Canada’s government is investing $6.5 million (C$8.5 million) in a new production plant that will produce cricket protein for pet and human food, Agriculture and Agri-Food Canada said in a statement last month. The facility will be run by Aspire Food Group, whose “vision is to celebrate, innovate, and advance responsible farming and healthy eating of insects,” according to the company’s website.
The facility, housed in London, Ontario, is expected to house four billion crickets and produce 13 million kilograms of cricket protein per year, according to CBC News.
The decision to introduce insects into the mainstream food supply is an environmental one.
“Alternative sources of protein such as insects provide an opportunity for Canada's agriculture and agri-food sector to more sustainably meet global demand for food,” said Agriculture and Agri-Food Canada. “Aspire's goal to tackle global food scarcity led to its focus on edible insect production, which can provide high volumes of nutritious food with a low environmental footprint.”
The government acknowledges that eating insects is a new practice but is investing in it for the good of the environment.
“Food grade processing of insects is still relatively new for Canadian agriculture. However, alternative sources of protein such as insects provide an opportunity to more sustainable [sic] meet global demand for food by using less water, energy and space and emitting significantly less greenhouse gas emissions during the production stage.”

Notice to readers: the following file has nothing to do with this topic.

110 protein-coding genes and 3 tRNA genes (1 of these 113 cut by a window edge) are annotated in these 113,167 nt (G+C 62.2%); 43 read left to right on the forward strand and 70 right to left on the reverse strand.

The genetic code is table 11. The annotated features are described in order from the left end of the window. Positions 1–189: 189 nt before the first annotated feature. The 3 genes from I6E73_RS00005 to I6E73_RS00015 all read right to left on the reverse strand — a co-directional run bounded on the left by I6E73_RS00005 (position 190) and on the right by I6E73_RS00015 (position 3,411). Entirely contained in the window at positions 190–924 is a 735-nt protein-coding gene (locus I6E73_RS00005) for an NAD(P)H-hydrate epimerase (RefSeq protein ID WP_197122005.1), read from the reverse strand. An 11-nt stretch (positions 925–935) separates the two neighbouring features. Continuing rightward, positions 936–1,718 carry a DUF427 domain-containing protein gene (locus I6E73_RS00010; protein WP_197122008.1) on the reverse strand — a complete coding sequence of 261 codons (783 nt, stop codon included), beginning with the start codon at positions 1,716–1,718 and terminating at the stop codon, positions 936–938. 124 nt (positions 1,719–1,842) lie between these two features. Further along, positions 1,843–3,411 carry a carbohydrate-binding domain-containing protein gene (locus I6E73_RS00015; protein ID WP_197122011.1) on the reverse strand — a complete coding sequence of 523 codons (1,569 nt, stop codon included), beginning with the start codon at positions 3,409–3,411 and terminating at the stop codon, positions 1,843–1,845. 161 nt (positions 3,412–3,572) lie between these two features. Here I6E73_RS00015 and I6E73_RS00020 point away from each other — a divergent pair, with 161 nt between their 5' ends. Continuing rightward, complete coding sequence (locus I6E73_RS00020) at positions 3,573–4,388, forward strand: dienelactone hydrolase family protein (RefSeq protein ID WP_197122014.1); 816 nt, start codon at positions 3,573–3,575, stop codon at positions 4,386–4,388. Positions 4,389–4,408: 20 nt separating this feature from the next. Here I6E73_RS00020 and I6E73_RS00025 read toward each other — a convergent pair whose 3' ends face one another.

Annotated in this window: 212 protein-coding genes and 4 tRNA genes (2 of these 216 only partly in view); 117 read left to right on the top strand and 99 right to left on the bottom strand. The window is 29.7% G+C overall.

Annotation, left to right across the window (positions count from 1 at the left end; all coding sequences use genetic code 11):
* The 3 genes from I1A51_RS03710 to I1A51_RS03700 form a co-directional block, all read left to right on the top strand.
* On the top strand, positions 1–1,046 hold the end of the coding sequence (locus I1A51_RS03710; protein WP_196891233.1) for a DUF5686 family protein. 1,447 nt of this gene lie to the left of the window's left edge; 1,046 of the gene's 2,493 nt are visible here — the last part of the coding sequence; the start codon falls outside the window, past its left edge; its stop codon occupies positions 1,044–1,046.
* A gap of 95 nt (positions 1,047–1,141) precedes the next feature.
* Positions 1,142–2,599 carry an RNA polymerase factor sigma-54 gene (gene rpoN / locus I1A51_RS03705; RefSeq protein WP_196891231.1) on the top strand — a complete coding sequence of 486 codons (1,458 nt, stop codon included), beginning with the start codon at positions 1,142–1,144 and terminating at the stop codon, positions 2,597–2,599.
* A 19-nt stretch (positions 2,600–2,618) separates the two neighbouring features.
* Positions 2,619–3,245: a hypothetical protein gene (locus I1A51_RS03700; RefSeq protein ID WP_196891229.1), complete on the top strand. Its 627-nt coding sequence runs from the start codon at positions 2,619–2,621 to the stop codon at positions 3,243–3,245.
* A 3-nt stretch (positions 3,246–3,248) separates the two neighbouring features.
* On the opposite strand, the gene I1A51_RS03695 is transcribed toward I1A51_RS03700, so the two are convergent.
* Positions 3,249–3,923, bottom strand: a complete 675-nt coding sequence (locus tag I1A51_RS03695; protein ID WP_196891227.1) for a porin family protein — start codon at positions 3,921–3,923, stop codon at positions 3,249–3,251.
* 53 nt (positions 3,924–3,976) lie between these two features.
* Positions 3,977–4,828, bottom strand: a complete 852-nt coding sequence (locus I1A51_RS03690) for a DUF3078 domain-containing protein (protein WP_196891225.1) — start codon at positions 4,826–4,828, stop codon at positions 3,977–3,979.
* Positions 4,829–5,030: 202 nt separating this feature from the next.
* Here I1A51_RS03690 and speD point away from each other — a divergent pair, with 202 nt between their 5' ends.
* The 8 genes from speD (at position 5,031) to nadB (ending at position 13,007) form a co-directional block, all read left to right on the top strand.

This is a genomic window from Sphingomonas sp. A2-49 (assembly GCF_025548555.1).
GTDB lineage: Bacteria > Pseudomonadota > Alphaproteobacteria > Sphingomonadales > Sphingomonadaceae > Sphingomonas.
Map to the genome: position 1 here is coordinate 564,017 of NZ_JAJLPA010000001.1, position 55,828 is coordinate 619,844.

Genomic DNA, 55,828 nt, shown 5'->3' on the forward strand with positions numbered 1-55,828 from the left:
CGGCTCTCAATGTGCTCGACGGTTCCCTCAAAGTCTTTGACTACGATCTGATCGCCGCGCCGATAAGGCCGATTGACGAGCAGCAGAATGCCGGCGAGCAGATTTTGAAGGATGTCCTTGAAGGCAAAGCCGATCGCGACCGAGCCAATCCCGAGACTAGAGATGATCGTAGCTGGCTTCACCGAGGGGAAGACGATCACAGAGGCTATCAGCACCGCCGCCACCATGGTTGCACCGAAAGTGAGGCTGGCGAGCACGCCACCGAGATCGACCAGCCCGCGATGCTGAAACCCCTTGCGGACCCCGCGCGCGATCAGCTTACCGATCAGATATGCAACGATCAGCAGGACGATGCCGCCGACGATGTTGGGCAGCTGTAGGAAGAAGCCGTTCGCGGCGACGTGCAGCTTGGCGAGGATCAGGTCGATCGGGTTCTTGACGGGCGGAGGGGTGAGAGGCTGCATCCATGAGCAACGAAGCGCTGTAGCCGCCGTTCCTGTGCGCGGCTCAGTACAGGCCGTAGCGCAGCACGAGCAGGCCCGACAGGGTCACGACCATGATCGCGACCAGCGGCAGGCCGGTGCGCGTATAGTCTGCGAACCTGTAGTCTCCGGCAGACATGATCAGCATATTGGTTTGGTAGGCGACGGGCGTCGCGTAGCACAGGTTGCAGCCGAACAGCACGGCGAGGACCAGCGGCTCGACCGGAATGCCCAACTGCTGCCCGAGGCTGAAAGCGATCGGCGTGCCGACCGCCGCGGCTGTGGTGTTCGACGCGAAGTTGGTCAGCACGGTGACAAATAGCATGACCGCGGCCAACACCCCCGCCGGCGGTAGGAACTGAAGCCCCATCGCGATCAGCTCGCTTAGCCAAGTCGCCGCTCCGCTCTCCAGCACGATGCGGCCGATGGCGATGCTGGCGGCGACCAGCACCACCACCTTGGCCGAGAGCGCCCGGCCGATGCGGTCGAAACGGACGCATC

Canada’s Prime Minister Justin Trudeau has been a longtime devotee of the World Economic Forum (WEF), whose agenda for 2030 centers around protecting the environment, including ditching meat for insects to combat climate change.
Other countries who are trying to implement the WEF’s perverse environmental obsession are restricting meat and farming to their citizens, who face shortages of food and work. These countries include Sri Lanka, whose president fled the country last week after his palace was overrun by citizens protesting food shortages, and the Netherlands, which is currently in the throes of a nationwide protest spearheaded by farmers who are being sidelined in favor of the environment. Ecuador President Guillermo Lasso plunged the South American country into upheaval after his policies led to a rise in fuel prices and the cost of living, as reported by America's Frontline News. Now the UN is stepping in to mediate between the government and Ecuador's indigenous peoples.
Ironically, the WEF had published a 2018 article by then-Sri Lankan Prime Minister Ranil Wickremesinghe, who vowed to make his country “rich by 2025” by adopting WEF-sponsored “climate change” initiatives. The article was recently deleted after starving citizens overran the bankrupt government.